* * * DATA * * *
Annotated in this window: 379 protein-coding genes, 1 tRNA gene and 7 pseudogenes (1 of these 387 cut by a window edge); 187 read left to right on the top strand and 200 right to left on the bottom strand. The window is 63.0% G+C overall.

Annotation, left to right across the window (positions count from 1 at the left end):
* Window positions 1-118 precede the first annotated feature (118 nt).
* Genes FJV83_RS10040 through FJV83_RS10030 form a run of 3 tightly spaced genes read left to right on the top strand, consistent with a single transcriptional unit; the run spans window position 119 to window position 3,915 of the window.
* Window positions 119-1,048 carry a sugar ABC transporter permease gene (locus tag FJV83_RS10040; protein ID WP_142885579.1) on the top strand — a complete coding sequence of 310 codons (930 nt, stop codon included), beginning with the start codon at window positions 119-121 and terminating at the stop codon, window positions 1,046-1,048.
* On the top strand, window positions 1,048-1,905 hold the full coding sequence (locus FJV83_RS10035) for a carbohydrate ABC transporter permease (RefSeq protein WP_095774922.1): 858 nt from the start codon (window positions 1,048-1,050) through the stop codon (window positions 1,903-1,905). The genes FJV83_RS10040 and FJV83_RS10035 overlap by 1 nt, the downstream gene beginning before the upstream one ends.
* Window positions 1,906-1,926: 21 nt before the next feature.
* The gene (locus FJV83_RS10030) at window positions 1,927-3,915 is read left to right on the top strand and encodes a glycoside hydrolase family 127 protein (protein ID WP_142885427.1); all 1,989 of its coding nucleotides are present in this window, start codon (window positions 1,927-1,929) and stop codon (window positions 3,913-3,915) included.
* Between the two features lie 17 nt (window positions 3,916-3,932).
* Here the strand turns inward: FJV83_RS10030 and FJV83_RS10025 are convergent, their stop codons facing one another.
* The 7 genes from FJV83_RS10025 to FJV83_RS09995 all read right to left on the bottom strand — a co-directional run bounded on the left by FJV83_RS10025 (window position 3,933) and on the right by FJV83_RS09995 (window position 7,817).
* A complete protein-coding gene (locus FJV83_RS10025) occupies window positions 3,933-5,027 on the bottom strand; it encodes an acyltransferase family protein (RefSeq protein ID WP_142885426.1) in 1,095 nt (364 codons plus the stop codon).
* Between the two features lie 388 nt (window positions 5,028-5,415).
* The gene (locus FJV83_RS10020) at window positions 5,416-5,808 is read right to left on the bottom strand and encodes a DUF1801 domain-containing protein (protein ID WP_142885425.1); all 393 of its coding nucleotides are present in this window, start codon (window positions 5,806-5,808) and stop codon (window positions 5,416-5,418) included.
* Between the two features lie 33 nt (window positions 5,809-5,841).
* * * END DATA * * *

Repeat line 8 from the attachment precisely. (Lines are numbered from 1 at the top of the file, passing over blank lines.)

* The gene (locus FJV83_RS10030) at window positions 1,927-3,915 is read left to right on the top strand and encodes a glycoside hydrolase family 127 protein (protein ID WP_142885427.1); all 1,989 of its coding nucleotides are present in this window, start codon (window positions 1,927-1,929) and stop codon (window positions 3,913-3,915) included.